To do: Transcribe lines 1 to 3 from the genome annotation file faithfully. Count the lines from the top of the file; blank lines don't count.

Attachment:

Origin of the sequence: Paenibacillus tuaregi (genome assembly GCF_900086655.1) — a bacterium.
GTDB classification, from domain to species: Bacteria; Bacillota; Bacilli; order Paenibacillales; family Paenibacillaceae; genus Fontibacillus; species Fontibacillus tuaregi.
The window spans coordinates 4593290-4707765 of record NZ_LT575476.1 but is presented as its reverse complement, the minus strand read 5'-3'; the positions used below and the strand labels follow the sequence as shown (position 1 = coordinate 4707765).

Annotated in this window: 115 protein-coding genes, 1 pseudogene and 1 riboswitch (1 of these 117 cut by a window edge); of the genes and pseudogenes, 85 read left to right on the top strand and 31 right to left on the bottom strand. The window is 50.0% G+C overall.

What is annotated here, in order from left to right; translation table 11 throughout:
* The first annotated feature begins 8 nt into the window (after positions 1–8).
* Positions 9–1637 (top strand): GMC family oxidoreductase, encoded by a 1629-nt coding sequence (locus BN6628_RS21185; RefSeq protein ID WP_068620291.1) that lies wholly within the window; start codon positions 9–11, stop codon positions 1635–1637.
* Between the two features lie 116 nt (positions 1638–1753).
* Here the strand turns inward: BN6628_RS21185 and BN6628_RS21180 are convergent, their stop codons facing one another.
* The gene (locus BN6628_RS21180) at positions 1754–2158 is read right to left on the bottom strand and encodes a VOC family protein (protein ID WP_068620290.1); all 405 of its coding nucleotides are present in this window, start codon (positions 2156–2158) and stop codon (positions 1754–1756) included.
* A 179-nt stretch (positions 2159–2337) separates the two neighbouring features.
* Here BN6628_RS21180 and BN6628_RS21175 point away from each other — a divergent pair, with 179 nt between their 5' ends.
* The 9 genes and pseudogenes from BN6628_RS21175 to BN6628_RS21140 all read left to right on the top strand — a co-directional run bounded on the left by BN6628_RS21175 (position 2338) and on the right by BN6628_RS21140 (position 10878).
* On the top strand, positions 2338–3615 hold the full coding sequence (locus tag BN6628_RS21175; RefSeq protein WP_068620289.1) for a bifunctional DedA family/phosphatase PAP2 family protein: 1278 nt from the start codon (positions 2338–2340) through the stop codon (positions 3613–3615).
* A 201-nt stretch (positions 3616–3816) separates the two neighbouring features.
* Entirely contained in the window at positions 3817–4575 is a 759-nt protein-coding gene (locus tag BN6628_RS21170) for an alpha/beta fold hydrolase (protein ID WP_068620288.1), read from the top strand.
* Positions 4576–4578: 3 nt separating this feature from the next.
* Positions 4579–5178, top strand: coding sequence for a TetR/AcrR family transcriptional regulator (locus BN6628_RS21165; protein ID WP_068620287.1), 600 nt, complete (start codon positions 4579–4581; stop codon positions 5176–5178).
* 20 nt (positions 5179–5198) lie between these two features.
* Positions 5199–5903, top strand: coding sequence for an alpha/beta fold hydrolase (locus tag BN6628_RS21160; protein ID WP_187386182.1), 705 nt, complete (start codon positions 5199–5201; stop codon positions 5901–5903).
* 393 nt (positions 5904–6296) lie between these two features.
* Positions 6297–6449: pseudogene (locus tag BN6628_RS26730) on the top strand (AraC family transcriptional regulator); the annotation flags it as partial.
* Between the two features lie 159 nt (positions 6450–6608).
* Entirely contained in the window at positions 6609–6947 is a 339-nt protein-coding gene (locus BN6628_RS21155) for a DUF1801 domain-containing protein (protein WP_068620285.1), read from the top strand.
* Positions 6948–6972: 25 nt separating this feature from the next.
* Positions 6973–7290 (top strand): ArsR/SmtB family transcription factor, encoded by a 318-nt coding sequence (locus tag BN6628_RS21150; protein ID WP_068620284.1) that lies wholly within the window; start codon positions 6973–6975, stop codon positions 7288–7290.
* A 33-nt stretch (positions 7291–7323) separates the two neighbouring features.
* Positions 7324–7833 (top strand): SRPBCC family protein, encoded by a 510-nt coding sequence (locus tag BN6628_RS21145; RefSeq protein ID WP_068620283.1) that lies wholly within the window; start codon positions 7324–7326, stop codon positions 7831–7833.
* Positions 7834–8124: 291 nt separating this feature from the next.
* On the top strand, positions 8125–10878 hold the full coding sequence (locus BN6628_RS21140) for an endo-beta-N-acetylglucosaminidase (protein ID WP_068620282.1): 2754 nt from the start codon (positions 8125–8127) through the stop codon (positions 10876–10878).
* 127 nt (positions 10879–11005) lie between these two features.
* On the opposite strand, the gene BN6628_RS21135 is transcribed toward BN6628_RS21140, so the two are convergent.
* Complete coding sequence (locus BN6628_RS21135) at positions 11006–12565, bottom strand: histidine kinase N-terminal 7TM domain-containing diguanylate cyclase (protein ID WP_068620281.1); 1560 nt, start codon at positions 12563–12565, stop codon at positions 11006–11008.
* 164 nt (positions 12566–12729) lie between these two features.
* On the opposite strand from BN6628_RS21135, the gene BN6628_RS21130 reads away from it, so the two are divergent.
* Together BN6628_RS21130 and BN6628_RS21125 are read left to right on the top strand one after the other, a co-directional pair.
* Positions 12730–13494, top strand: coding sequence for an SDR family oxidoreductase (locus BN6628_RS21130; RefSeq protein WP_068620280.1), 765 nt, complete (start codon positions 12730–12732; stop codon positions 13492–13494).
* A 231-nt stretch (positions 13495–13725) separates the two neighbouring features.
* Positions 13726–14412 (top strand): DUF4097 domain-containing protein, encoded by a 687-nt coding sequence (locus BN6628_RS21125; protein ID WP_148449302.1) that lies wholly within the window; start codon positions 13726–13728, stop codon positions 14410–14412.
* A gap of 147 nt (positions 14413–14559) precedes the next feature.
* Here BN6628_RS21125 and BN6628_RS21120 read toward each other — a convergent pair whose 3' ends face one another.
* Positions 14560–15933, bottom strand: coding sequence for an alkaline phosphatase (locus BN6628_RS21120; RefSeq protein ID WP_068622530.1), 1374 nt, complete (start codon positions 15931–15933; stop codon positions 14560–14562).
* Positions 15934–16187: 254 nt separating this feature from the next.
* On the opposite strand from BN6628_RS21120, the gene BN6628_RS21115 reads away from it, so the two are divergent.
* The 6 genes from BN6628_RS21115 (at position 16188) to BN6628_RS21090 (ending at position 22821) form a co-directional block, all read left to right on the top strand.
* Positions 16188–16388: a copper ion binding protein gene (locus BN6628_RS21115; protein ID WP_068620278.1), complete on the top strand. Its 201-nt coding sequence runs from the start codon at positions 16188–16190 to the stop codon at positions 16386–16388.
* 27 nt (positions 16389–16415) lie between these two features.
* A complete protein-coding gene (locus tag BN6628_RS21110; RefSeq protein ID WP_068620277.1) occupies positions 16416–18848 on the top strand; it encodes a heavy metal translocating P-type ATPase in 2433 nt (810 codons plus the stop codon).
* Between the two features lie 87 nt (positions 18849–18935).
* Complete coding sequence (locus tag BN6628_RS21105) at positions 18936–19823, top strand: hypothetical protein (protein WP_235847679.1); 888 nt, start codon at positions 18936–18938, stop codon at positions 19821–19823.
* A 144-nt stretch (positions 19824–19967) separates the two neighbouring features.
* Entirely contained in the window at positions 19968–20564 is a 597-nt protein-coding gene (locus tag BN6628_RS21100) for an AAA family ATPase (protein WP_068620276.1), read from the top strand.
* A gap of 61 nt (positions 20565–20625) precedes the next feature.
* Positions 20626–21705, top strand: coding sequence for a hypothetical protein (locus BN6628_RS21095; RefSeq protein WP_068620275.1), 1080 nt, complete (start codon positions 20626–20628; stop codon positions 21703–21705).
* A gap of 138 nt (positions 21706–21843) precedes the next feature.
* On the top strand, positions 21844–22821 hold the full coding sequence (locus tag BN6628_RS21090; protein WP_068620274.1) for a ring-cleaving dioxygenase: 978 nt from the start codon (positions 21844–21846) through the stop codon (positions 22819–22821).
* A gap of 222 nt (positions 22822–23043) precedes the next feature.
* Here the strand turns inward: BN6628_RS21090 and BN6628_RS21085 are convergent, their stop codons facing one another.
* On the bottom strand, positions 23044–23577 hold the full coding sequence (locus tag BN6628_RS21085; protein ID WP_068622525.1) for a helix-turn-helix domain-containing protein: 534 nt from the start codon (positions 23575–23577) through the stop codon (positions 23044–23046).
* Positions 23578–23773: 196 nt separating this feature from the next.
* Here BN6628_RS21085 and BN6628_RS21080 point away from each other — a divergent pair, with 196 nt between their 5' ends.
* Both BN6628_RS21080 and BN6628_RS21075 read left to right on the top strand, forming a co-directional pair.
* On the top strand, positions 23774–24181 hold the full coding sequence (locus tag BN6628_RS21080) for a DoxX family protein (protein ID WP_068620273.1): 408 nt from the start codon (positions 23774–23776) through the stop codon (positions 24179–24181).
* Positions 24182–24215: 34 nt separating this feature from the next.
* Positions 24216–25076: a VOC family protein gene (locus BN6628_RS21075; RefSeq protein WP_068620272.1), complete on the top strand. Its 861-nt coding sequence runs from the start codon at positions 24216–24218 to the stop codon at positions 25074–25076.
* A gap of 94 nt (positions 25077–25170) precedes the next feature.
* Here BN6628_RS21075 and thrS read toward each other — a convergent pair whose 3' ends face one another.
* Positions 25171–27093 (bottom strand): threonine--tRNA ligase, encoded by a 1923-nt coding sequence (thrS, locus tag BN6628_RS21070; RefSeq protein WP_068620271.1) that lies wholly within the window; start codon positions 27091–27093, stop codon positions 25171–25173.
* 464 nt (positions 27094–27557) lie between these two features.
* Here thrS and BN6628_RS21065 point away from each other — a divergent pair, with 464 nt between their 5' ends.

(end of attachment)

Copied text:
Origin of the sequence: Paenibacillus tuaregi (genome assembly GCF_900086655.1) — a bacterium.
GTDB classification, from domain to species: Bacteria; Bacillota; Bacilli; order Paenibacillales; family Paenibacillaceae; genus Fontibacillus; species Fontibacillus tuaregi.
The window spans coordinates 4593290-4707765 of record NZ_LT575476.1 but is presented as its reverse complement, the minus strand read 5'-3'; the positions used below and the strand labels follow the sequence as shown (position 1 = coordinate 4707765).